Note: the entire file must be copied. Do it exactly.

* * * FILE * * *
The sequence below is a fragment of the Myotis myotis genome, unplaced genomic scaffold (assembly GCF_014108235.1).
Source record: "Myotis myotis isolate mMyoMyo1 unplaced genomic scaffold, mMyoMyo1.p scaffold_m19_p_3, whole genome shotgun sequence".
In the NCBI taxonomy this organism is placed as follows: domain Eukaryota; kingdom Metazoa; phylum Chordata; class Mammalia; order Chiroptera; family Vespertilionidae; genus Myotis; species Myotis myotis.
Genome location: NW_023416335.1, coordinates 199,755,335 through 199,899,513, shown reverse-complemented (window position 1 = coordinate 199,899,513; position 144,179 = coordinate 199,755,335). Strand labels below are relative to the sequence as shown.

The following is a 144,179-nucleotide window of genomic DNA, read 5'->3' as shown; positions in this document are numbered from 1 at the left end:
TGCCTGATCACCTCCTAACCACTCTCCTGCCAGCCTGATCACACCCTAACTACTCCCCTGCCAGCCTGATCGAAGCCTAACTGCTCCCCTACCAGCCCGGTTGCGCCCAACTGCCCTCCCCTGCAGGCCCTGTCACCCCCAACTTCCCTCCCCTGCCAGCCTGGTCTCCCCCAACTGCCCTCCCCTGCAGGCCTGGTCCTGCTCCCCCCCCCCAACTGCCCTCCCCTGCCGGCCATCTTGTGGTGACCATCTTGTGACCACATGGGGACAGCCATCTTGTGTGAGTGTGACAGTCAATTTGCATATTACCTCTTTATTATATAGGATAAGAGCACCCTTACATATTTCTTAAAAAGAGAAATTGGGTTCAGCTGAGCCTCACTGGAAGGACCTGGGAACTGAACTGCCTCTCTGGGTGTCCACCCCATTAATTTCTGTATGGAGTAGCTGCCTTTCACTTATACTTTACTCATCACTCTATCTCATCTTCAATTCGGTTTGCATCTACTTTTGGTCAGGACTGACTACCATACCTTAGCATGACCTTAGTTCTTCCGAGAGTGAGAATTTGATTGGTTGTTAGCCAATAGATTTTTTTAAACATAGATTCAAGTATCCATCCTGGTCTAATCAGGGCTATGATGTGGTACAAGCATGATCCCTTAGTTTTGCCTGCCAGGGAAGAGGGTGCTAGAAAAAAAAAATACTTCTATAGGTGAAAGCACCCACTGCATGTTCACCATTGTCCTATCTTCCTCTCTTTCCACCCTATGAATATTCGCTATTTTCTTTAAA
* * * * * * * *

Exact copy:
The sequence below is a fragment of the Myotis myotis genome, unplaced genomic scaffold (assembly GCF_014108235.1).
Source record: "Myotis myotis isolate mMyoMyo1 unplaced genomic scaffold, mMyoMyo1.p scaffold_m19_p_3, whole genome shotgun sequence".
In the NCBI taxonomy this organism is placed as follows: domain Eukaryota; kingdom Metazoa; phylum Chordata; class Mammalia; order Chiroptera; family Vespertilionidae; genus Myotis; species Myotis myotis.
Genome location: NW_023416335.1, coordinates 199,755,335 through 199,899,513, shown reverse-complemented (window position 1 = coordinate 199,899,513; position 144,179 = coordinate 199,755,335). Strand labels below are relative to the sequence as shown.

The following is a 144,179-nucleotide window of genomic DNA, read 5'->3' as shown; positions in this document are numbered from 1 at the left end:
TGCCTGATCACCTCCTAACCACTCTCCTGCCAGCCTGATCACACCCTAACTACTCCCCTGCCAGCCTGATCGAAGCCTAACTGCTCCCCTACCAGCCCGGTTGCGCCCAACTGCCCTCCCCTGCAGGCCCTGTCACCCCCAACTTCCCTCCCCTGCCAGCCTGGTCTCCCCCAACTGCCCTCCCCTGCAGGCCTGGTCCTGCTCCCCCCCCCCAACTGCCCTCCCCTGCCGGCCATCTTGTGGTGACCATCTTGTGACCACATGGGGACAGCCATCTTGTGTGAGTGTGACAGTCAATTTGCATATTACCTCTTTATTATATAGGATAAGAGCACCCTTACATATTTCTTAAAAAGAGAAATTGGGTTCAGCTGAGCCTCACTGGAAGGACCTGGGAACTGAACTGCCTCTCTGGGTGTCCACCCCATTAATTTCTGTATGGAGTAGCTGCCTTTCACTTATACTTTACTCATCACTCTATCTCATCTTCAATTCGGTTTGCATCTACTTTTGGTCAGGACTGACTACCATACCTTAGCATGACCTTAGTTCTTCCGAGAGTGAGAATTTGATTGGTTGTTAGCCAATAGATTTTTTTAAACATAGATTCAAGTATCCATCCTGGTCTAATCAGGGCTATGATGTGGTACAAGCATGATCCCTTAGTTTTGCCTGCCAGGGAAGAGGGTGCTAGAAAAAAAAAATACTTCTATAGGTGAAAGCACCCACTGCATGTTCACCATTGTCCTATCTTCCTCTCTTTCCACCCTATGAATATTCGCTATTTTCTTTAAA